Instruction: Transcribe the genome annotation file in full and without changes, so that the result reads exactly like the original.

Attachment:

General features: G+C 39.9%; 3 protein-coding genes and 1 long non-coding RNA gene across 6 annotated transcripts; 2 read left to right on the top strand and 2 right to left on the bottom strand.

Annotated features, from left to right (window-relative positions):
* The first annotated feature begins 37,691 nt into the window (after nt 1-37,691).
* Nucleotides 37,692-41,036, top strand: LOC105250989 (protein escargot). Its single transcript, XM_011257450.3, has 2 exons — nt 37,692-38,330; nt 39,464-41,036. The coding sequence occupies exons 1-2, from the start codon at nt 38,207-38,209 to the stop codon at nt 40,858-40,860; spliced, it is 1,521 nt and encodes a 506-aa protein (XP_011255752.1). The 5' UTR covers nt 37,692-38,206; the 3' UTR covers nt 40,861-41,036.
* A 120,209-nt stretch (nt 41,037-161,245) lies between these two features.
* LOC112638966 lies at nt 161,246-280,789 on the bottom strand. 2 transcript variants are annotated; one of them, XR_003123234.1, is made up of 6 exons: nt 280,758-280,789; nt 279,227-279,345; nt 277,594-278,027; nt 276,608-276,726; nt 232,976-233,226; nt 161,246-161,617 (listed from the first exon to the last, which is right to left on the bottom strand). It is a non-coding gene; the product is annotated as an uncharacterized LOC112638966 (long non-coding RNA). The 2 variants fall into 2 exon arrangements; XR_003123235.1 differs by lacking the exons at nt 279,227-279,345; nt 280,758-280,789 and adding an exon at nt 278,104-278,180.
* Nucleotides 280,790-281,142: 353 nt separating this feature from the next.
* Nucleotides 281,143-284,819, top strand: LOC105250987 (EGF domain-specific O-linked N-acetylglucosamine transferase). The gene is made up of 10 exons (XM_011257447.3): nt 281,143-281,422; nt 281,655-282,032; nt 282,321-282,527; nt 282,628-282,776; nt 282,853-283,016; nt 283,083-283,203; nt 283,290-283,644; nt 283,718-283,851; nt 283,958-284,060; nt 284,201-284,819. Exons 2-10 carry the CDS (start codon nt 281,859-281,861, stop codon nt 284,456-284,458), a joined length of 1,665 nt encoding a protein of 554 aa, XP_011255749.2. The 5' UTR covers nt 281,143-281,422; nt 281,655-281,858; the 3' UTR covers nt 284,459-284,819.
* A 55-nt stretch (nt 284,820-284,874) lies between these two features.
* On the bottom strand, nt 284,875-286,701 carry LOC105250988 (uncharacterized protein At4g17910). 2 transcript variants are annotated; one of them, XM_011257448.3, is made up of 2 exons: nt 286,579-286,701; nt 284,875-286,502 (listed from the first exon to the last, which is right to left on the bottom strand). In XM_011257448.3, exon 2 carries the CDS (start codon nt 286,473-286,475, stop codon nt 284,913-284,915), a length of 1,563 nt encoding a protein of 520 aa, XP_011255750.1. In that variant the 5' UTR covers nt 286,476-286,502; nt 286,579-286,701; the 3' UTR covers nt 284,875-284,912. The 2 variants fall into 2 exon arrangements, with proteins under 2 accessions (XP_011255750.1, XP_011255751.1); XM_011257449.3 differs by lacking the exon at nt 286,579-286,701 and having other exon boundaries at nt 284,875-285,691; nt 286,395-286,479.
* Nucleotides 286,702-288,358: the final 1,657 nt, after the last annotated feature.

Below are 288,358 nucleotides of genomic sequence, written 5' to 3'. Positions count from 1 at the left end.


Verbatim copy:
General features: G+C 39.9%; 3 protein-coding genes and 1 long non-coding RNA gene across 6 annotated transcripts; 2 read left to right on the top strand and 2 right to left on the bottom strand.

Annotated features, from left to right (window-relative positions):
* The first annotated feature begins 37,691 nt into the window (after nt 1-37,691).
* Nucleotides 37,692-41,036, top strand: LOC105250989 (protein escargot). Its single transcript, XM_011257450.3, has 2 exons — nt 37,692-38,330; nt 39,464-41,036. The coding sequence occupies exons 1-2, from the start codon at nt 38,207-38,209 to the stop codon at nt 40,858-40,860; spliced, it is 1,521 nt and encodes a 506-aa protein (XP_011255752.1). The 5' UTR covers nt 37,692-38,206; the 3' UTR covers nt 40,861-41,036.
* A 120,209-nt stretch (nt 41,037-161,245) lies between these two features.
* LOC112638966 lies at nt 161,246-280,789 on the bottom strand. 2 transcript variants are annotated; one of them, XR_003123234.1, is made up of 6 exons: nt 280,758-280,789; nt 279,227-279,345; nt 277,594-278,027; nt 276,608-276,726; nt 232,976-233,226; nt 161,246-161,617 (listed from the first exon to the last, which is right to left on the bottom strand). It is a non-coding gene; the product is annotated as an uncharacterized LOC112638966 (long non-coding RNA). The 2 variants fall into 2 exon arrangements; XR_003123235.1 differs by lacking the exons at nt 279,227-279,345; nt 280,758-280,789 and adding an exon at nt 278,104-278,180.
* Nucleotides 280,790-281,142: 353 nt separating this feature from the next.
* Nucleotides 281,143-284,819, top strand: LOC105250987 (EGF domain-specific O-linked N-acetylglucosamine transferase). The gene is made up of 10 exons (XM_011257447.3): nt 281,143-281,422; nt 281,655-282,032; nt 282,321-282,527; nt 282,628-282,776; nt 282,853-283,016; nt 283,083-283,203; nt 283,290-283,644; nt 283,718-283,851; nt 283,958-284,060; nt 284,201-284,819. Exons 2-10 carry the CDS (start codon nt 281,859-281,861, stop codon nt 284,456-284,458), a joined length of 1,665 nt encoding a protein of 554 aa, XP_011255749.2. The 5' UTR covers nt 281,143-281,422; nt 281,655-281,858; the 3' UTR covers nt 284,459-284,819.
* A 55-nt stretch (nt 284,820-284,874) lies between these two features.
* On the bottom strand, nt 284,875-286,701 carry LOC105250988 (uncharacterized protein At4g17910). 2 transcript variants are annotated; one of them, XM_011257448.3, is made up of 2 exons: nt 286,579-286,701; nt 284,875-286,502 (listed from the first exon to the last, which is right to left on the bottom strand). In XM_011257448.3, exon 2 carries the CDS (start codon nt 286,473-286,475, stop codon nt 284,913-284,915), a length of 1,563 nt encoding a protein of 520 aa, XP_011255750.1. In that variant the 5' UTR covers nt 286,476-286,502; nt 286,579-286,701; the 3' UTR covers nt 284,875-284,912. The 2 variants fall into 2 exon arrangements, with proteins under 2 accessions (XP_011255750.1, XP_011255751.1); XM_011257449.3 differs by lacking the exon at nt 286,579-286,701 and having other exon boundaries at nt 284,875-285,691; nt 286,395-286,479.
* Nucleotides 286,702-288,358: the final 1,657 nt, after the last annotated feature.

Below are 288,358 nucleotides of genomic sequence, written 5' to 3'. Positions count from 1 at the left end.